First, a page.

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I'm doing a bigint project and I am stumped as to why my addition operator isn't working properly on a test case.

I'm excluding the .h file because its probably unnecessary.

bigint.cpp

#include "bigint.h"
#include<iostream>
#include<fstream>
#include<cstdlib>
#include<cassert>



bigint::bigint()
{                           //Default constructor that sets digit to ZERO
   for (int i = 0; i < MAX; i++) 
   {
     digits[i] = 0;
   }
 }


bigint::bigint(int n)
{

for(int i = 0; i < MAX; ++i)       //Sets the digit to ZERO
    digits[i] = 0; 

    for (int i = 0; n != 0 ; ++i) 
{
    digits[i] = (n % 10);       //
           n = n / 10;
}


}


bigint::bigint(const char new_digits[])  
{
int null = 0;
int temp = 0;

for(int i = 0; i < MAX; ++i)
{
    digits[i] = 0;
}

while(new_digits[null] != '\0')
    ++null;
    --null;
temp = null;

for(int j = 0; j < MAX && temp >= 0; ++j)
{
    digits[j] = new_digits[temp] - '0';
    temp -= 1;
}
}


bool bigint::operator==(const bigint& equal) const
{
int i = 0;

while(i < MAX)
{
    if(digits[i] != equal.digits[i])
    {
        return false;
    }

    ++i;
}
return true;
}


std::ostream& operator<<(std::ostream& output, const bigint& source)
{

int sub1 = MAX - 1; //subtracts 1 from the maximum size 

while(source.digits[sub1] == 0)
{
    --sub1;                            //EMPTY
}

while(sub1 > -1)
{
    output << source.digits[sub1]; 
    --sub1;
}

std::cout << std:: endl;

return output; 
}

std::istream& operator>>(std::istream& in, bigint& source)
{
char getdata[MAX];
char user_input;
int i = 0;



    in.get(user_input);
    while(!in.eof() && user_input != ';')
{
    in.get(user_input);
    source.digits[i] = user_input;
    ++i;
}

    source = bigint(getdata);

    return in;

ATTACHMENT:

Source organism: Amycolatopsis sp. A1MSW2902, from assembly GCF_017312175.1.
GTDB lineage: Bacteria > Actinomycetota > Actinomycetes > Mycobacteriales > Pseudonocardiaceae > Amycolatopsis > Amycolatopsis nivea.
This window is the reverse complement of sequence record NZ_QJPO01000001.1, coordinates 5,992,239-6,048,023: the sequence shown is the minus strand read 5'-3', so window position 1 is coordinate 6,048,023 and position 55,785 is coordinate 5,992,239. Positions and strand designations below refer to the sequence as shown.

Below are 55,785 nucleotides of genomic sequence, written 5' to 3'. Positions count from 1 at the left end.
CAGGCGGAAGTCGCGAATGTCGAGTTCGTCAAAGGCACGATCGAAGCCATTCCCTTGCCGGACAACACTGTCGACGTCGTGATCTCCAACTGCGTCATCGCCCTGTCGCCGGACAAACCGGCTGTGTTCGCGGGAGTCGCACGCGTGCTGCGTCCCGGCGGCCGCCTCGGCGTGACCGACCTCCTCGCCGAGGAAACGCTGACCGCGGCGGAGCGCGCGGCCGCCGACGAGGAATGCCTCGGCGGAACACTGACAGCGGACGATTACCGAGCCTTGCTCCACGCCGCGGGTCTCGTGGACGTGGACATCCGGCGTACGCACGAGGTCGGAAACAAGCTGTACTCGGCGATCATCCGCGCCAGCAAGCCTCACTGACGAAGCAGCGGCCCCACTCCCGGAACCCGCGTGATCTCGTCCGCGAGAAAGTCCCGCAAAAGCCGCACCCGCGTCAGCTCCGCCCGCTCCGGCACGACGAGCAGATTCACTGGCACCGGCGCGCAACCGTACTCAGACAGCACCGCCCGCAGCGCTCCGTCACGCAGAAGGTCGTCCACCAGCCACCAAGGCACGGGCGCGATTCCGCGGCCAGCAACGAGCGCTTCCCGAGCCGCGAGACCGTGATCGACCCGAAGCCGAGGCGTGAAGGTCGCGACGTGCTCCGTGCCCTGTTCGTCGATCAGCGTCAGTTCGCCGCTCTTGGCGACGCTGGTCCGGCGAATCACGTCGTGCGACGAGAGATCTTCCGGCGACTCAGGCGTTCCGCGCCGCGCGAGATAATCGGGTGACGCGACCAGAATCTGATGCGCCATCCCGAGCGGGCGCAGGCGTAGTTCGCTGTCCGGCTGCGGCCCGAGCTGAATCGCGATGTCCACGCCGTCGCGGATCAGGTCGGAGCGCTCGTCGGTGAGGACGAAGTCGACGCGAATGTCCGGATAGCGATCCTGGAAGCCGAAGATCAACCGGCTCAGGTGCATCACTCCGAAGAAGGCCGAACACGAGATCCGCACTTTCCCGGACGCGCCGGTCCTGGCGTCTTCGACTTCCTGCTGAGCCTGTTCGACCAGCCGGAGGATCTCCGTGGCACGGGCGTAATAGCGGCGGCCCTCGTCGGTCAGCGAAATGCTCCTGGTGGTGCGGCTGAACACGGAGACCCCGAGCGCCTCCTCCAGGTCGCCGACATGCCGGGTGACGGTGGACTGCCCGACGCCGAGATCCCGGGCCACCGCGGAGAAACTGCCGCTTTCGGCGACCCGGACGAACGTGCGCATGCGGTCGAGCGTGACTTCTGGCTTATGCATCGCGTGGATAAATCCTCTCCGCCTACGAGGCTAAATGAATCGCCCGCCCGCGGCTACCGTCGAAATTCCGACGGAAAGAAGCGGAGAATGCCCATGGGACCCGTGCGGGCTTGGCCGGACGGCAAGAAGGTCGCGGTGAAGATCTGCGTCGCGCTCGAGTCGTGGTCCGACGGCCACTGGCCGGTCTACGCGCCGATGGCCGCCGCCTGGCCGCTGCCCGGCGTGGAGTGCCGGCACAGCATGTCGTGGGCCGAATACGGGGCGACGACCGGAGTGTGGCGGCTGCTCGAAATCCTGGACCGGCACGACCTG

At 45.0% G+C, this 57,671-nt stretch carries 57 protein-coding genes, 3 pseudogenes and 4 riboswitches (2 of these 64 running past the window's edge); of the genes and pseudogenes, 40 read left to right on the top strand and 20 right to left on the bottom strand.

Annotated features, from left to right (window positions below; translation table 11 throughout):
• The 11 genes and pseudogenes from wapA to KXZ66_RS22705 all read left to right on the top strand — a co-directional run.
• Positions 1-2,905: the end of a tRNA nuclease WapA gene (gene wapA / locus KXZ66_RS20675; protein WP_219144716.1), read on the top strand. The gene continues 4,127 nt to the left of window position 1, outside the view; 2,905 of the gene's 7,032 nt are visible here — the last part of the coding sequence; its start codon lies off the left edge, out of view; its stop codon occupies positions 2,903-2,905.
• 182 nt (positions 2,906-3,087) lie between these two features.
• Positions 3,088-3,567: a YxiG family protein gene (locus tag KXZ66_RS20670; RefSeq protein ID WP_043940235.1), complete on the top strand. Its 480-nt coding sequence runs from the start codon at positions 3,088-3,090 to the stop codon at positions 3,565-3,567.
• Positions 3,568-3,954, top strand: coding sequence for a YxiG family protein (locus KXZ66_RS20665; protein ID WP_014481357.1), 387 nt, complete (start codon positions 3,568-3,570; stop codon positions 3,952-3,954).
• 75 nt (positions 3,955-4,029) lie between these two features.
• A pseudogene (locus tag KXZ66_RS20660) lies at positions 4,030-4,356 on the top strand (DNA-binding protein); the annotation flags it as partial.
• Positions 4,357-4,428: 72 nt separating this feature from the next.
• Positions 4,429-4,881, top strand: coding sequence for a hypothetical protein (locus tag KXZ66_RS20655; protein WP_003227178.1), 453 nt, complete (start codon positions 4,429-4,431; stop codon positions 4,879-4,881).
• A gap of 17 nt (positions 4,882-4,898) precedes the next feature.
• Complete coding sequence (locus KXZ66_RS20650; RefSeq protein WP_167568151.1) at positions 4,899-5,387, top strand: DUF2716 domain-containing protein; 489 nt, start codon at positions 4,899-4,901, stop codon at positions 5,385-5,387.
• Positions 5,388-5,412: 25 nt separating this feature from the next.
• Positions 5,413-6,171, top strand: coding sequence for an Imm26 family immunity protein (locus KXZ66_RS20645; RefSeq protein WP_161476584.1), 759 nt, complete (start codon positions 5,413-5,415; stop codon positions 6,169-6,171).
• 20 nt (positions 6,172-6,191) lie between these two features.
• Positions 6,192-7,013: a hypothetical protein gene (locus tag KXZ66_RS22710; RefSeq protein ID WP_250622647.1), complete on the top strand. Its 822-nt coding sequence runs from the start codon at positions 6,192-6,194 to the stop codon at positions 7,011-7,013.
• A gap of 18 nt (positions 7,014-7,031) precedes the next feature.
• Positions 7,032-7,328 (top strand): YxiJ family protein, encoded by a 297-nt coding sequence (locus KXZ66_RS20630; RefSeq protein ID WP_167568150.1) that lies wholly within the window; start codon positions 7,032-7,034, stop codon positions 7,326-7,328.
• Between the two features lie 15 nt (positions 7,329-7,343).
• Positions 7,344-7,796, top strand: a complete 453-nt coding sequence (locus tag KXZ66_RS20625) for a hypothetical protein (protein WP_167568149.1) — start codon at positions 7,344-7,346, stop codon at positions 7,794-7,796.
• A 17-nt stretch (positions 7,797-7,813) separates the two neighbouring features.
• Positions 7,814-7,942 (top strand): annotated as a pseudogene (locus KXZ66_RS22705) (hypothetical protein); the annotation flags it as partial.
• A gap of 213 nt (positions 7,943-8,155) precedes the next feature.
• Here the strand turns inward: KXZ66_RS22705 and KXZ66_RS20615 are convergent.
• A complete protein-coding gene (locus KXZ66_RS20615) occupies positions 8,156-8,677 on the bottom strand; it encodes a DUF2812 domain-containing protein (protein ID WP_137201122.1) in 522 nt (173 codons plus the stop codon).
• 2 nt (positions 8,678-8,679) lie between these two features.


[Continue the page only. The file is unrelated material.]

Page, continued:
}

char bigint::operator[](const int i)
{
return digits[i];
}

bigint bigint::operator+(const bigint rhs)
{
   bigint result;
    int i = 0;

    for( ; i < MAX; ++i) 
    {

        if((digits[i] + rhs.digits[i]) > 9)
        {
             digits[i+1] = digits[i+1] + 1 ;


        }

               result.digits[i] = (digits[i] + rhs.digits[i]);
               result.digits[i] = result.digits[i] % 10;
     }

    return result;




}

Main.cpp (Test case)

int main()
{
          // Setup fixture
    bigint left("1");
    bigint right("9");
    bigint result;

    // Test 
    result = (left + right);

     Verify
   assert(left   == "1");
   assert(right  == "9");
   assert(result == "10");

}

In this test case the program aborts at assert(result == "10");

but if I have the same test case except with assert(result == 10); the program runs.

Can anyone say why?

share|improve this question
    
how about formatting your code? –  ObscureRobot Feb 6 '12 at 1:49
    
You're testing to much at once. Make separate tests for the comparison operator, the addition and the bigint(char[]) constructor. –  Alexander Gessler Feb 6 '12 at 1:57

1 Answer 1

First off, you should implement bigint::operator=(const bigint&), the assignment operator.

Now, in operator+, you're altering the contents of the left-hand side object, in this code:

if((digits[i] + rhs.digits[i]) > 9)
{
     digits[i+1] = digits[i+1] + 1 ;
}

That's not good. For example, if you ran this code:

bigint x("5");
bigint y("6");

x+y;
x+y;

You would end up with x being 17.

Next, you're passing by value for the bigint::operator arguments where you should probably pass by reference (&).

Finally, your indentation here is actively malicious:

while(new_digits[null] != '\0')
    ++null;
    --null;

What is in the loop body here? That's right, not the third line. Please don't indent code like that, it makes kittens cry. Programming kittens, at least.

NB: I don't see any dynamic memory allocation code here, which means digits is probably a statically-sized array. Make sure it's big enough if you're going to do that and be aware you'll break if its size is exceeded.

share|improve this answer
    
For anyone that doesn't believe in programming kittens: elistmania.com/images/articles/117/Original/LOLCODE.jpg –  R. Martinho Fernandes Feb 6 '12 at 2:16

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